Cellular HIV reservoir replenishment is not affected by blip or intermittent viremia episodes during darunavir/ritonavir monotherapy


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Abstract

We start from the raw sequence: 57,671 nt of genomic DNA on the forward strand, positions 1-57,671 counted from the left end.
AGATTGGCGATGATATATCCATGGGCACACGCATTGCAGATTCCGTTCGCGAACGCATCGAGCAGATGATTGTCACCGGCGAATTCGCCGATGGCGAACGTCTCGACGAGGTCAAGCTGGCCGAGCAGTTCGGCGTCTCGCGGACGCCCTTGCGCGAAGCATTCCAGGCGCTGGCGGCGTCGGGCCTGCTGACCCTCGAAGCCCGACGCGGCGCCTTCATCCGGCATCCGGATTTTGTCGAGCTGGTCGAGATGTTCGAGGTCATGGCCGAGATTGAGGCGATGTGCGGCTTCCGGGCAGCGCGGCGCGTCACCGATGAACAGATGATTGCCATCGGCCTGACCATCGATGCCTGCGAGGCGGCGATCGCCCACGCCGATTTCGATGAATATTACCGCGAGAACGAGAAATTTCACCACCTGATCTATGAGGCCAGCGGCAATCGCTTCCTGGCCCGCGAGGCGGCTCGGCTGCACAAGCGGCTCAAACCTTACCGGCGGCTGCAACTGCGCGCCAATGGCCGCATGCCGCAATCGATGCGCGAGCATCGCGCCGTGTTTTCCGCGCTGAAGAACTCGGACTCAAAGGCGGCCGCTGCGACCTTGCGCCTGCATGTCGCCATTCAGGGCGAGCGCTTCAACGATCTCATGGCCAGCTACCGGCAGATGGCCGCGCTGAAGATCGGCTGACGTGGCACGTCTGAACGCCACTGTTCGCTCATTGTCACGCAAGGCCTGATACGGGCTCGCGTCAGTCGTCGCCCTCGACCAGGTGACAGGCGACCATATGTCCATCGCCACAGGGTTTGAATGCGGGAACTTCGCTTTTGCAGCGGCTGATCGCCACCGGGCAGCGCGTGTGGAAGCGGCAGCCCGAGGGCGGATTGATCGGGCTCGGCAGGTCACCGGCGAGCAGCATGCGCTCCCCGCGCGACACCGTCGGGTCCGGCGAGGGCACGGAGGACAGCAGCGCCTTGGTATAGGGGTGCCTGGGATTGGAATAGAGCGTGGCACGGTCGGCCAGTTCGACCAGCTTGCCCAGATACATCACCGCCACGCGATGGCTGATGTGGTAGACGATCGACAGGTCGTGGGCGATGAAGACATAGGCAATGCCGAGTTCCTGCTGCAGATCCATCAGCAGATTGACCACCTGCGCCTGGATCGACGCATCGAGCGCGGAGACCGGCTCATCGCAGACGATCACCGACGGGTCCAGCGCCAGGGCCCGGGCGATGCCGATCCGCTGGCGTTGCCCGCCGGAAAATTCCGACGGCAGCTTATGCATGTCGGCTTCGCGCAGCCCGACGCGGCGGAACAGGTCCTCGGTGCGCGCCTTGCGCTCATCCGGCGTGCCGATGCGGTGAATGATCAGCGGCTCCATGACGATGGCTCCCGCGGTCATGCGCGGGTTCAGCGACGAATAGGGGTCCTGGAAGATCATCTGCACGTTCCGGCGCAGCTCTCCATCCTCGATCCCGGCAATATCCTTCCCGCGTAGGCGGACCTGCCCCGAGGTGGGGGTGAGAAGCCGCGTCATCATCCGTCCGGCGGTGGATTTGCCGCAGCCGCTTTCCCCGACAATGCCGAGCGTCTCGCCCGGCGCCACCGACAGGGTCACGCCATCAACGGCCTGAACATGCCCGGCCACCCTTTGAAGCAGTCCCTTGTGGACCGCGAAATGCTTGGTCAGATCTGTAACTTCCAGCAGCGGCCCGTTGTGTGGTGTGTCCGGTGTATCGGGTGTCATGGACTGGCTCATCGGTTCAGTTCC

Objective:To assess the impact of blips and persistent viremia episodes on cell-associated HIV-DNA reservoir in extensively pretreated patients receiving ritonavir-boosted darunavir monotherapy (MtDRV/rtv) for 24 months.Design and methods:Patients from the MonDAR prospective study (NCT01606722) who received at least 6 months of MtDRV/rtv and had at least two available peripheral blood mononuclear cells (PBMCs) samples were selected and classified according to the viral outcome as continuous undetectable viremia (cUV; n = 40), blips (n = 31), intermittent viremia (IV; n = 23), and virological failure (VF, two consecutive viral loads >200 copies/ml; n = 20). Proviral HIV-DNA was quantified by real-time PCR in PBMCs samples at baseline, and months 6, 12, 18 and 24. Additionally, HIV-DNA levels were exhaustively analyzed at virological failure and blip episodes.Results:The HIV-DNA levels remained constant during the 24 months in every group. Neither blips nor intermittent viremia influenced the HIV-DNA levels at short-term or at middle term. By contrast, virological failure episodes gave rise to a significant increase in proviral DNA (2.15 vs. 2.32 log10 HIV-DNA copies/106 PBMCs; P = 0.042). Basal proviral DNA levels more than 2 log10 copies/106 PBMCs predicted the time to viral rebound at any given cut-off point (>20, >50, and >200 copies/ml. HR: 3.02, 2.61, and 3.02, respectively; P ≤ 0.03. Besides, an adherence less than 95% was also strongly associated with virological failure (HR, 3.17; P = 0.021).Conclusion:Blip episodes and intermittent viremia did not affect the cellular HIV reservoir dynamic during MtDRV/rtv. Higher adherence and an HIV-DNA levels less than 2 log10 copies/106 PBMCs at baseline were associated with a lower risk of virological failure.

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